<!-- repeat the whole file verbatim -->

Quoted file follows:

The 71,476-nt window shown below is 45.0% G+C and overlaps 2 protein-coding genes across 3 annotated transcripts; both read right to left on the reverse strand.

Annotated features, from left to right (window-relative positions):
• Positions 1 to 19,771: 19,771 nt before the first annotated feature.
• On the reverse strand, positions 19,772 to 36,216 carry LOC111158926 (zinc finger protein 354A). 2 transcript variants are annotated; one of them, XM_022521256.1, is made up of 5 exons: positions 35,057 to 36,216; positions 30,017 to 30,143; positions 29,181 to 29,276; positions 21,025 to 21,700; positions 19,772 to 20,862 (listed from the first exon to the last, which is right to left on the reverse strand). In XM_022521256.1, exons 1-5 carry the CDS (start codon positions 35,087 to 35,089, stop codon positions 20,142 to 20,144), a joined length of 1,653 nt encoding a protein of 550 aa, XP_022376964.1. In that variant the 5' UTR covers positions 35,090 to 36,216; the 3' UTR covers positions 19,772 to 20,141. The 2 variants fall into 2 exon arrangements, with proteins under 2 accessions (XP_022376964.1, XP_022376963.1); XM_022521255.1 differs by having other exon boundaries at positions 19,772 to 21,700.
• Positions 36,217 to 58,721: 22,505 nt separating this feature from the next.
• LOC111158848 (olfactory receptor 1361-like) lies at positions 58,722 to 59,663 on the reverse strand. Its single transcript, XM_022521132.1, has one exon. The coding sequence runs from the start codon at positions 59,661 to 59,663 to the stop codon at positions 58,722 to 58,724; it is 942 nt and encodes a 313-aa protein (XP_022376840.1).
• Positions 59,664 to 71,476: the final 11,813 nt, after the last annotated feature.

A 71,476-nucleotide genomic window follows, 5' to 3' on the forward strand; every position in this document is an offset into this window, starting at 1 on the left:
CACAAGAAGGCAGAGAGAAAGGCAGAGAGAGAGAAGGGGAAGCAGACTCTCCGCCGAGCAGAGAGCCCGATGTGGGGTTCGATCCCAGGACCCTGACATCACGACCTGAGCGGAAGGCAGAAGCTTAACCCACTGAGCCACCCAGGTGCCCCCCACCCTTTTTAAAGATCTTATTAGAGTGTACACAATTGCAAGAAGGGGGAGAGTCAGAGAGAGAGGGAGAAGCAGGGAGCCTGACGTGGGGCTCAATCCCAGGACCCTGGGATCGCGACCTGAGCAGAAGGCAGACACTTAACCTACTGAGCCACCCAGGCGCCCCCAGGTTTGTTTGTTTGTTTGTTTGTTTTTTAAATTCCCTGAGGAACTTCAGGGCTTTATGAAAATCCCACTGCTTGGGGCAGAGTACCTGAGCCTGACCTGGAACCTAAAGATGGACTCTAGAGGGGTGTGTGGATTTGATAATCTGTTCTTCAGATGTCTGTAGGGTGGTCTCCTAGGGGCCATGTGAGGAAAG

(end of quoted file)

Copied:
The 71,476-nt window shown below is 45.0% G+C and overlaps 2 protein-coding genes across 3 annotated transcripts; both read right to left on the reverse strand.

Annotated features, from left to right (window-relative positions):
• Positions 1 to 19,771: 19,771 nt before the first annotated feature.
• On the reverse strand, positions 19,772 to 36,216 carry LOC111158926 (zinc finger protein 354A). 2 transcript variants are annotated; one of them, XM_022521256.1, is made up of 5 exons: positions 35,057 to 36,216; positions 30,017 to 30,143; positions 29,181 to 29,276; positions 21,025 to 21,700; positions 19,772 to 20,862 (listed from the first exon to the last, which is right to left on the reverse strand). In XM_022521256.1, exons 1-5 carry the CDS (start codon positions 35,087 to 35,089, stop codon positions 20,142 to 20,144), a joined length of 1,653 nt encoding a protein of 550 aa, XP_022376964.1. In that variant the 5' UTR covers positions 35,090 to 36,216; the 3' UTR covers positions 19,772 to 20,141. The 2 variants fall into 2 exon arrangements, with proteins under 2 accessions (XP_022376964.1, XP_022376963.1); XM_022521255.1 differs by having other exon boundaries at positions 19,772 to 21,700.
• Positions 36,217 to 58,721: 22,505 nt separating this feature from the next.
• LOC111158848 (olfactory receptor 1361-like) lies at positions 58,722 to 59,663 on the reverse strand. Its single transcript, XM_022521132.1, has one exon. The coding sequence runs from the start codon at positions 59,661 to 59,663 to the stop codon at positions 58,722 to 58,724; it is 942 nt and encodes a 313-aa protein (XP_022376840.1).
• Positions 59,664 to 71,476: the final 11,813 nt, after the last annotated feature.

A 71,476-nucleotide genomic window follows, 5' to 3' on the forward strand; every position in this document is an offset into this window, starting at 1 on the left:
CACAAGAAGGCAGAGAGAAAGGCAGAGAGAGAGAAGGGGAAGCAGACTCTCCGCCGAGCAGAGAGCCCGATGTGGGGTTCGATCCCAGGACCCTGACATCACGACCTGAGCGGAAGGCAGAAGCTTAACCCACTGAGCCACCCAGGTGCCCCCCACCCTTTTTAAAGATCTTATTAGAGTGTACACAATTGCAAGAAGGGGGAGAGTCAGAGAGAGAGGGAGAAGCAGGGAGCCTGACGTGGGGCTCAATCCCAGGACCCTGGGATCGCGACCTGAGCAGAAGGCAGACACTTAACCTACTGAGCCACCCAGGCGCCCCCAGGTTTGTTTGTTTGTTTGTTTGTTTTTTAAATTCCCTGAGGAACTTCAGGGCTTTATGAAAATCCCACTGCTTGGGGCAGAGTACCTGAGCCTGACCTGGAACCTAAAGATGGACTCTAGAGGGGTGTGTGGATTTGATAATCTGTTCTTCAGATGTCTGTAGGGTGGTCTCCTAGGGGCCATGTGAGGAAAG